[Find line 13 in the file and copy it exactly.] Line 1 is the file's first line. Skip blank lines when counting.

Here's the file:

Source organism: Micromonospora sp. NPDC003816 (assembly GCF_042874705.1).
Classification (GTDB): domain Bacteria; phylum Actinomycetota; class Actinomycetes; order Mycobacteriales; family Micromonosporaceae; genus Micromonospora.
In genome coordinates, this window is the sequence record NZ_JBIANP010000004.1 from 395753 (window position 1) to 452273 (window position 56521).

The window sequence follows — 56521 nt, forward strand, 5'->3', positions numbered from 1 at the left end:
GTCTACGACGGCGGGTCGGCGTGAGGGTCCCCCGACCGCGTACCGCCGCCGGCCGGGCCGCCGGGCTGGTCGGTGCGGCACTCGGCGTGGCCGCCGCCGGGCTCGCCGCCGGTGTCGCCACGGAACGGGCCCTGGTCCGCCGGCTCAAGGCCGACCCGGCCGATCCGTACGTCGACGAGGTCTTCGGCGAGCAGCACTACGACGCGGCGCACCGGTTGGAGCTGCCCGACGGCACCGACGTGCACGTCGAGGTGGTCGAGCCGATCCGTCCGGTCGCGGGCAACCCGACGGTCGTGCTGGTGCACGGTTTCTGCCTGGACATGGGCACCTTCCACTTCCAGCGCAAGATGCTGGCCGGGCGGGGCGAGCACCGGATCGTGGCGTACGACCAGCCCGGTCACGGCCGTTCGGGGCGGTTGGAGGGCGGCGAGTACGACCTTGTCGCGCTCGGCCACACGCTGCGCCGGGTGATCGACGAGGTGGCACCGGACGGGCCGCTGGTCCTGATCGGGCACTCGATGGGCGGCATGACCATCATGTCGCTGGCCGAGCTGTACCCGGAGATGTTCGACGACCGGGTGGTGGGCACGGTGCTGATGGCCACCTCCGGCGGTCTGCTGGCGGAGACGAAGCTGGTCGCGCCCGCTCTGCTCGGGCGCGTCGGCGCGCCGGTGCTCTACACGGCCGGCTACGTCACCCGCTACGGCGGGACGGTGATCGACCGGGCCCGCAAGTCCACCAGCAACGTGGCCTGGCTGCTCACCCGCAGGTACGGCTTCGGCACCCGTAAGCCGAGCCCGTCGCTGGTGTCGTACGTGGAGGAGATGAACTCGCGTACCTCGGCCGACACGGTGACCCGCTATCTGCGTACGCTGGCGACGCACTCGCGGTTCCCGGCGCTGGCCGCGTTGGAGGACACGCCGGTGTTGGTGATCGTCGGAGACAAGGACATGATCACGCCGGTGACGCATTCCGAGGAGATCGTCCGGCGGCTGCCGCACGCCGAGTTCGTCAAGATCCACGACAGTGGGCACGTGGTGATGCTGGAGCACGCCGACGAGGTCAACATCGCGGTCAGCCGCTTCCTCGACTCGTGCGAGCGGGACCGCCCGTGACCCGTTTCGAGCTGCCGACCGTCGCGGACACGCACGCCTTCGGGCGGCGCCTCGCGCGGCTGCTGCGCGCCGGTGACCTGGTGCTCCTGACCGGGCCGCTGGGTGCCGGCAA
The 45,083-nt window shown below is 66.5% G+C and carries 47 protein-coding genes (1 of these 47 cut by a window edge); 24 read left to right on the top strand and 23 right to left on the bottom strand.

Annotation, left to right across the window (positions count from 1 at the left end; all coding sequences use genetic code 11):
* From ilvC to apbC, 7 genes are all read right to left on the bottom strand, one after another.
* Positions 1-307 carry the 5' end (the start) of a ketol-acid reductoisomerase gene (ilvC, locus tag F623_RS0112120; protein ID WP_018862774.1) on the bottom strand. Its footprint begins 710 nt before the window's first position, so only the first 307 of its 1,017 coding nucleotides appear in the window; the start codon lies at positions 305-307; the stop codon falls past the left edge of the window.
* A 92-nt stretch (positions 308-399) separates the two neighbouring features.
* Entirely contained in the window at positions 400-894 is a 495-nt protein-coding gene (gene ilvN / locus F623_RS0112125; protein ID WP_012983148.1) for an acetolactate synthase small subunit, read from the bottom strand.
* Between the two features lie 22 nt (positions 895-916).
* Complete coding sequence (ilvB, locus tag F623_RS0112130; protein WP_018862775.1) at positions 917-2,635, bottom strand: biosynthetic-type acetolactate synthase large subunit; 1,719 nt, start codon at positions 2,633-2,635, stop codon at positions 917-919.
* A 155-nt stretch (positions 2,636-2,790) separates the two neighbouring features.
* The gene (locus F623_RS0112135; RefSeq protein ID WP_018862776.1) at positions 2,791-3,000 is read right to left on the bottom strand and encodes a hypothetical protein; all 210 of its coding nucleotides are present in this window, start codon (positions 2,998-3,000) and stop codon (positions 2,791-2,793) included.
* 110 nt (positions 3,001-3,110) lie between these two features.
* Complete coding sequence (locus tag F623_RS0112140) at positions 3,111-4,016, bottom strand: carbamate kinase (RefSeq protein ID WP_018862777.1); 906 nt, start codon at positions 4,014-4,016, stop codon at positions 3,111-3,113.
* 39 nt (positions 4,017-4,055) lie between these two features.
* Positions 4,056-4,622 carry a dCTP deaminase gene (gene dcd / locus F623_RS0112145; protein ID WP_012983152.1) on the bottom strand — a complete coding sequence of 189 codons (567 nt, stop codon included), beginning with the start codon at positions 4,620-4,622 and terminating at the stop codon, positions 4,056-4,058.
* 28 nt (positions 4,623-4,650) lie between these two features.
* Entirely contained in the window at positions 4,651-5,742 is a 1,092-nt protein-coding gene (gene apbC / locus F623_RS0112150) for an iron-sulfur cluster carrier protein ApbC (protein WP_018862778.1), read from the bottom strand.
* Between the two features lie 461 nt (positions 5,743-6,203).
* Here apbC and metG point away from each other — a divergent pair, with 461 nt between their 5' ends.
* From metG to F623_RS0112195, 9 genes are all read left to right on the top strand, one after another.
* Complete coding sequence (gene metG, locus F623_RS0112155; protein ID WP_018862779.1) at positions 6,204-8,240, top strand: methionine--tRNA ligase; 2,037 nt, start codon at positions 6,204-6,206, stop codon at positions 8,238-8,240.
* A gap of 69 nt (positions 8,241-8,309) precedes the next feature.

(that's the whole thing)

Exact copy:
* Complete coding sequence (ilvB, locus tag F623_RS0112130; protein WP_018862775.1) at positions 917-2,635, bottom strand: biosynthetic-type acetolactate synthase large subunit; 1,719 nt, start codon at positions 2,633-2,635, stop codon at positions 917-919.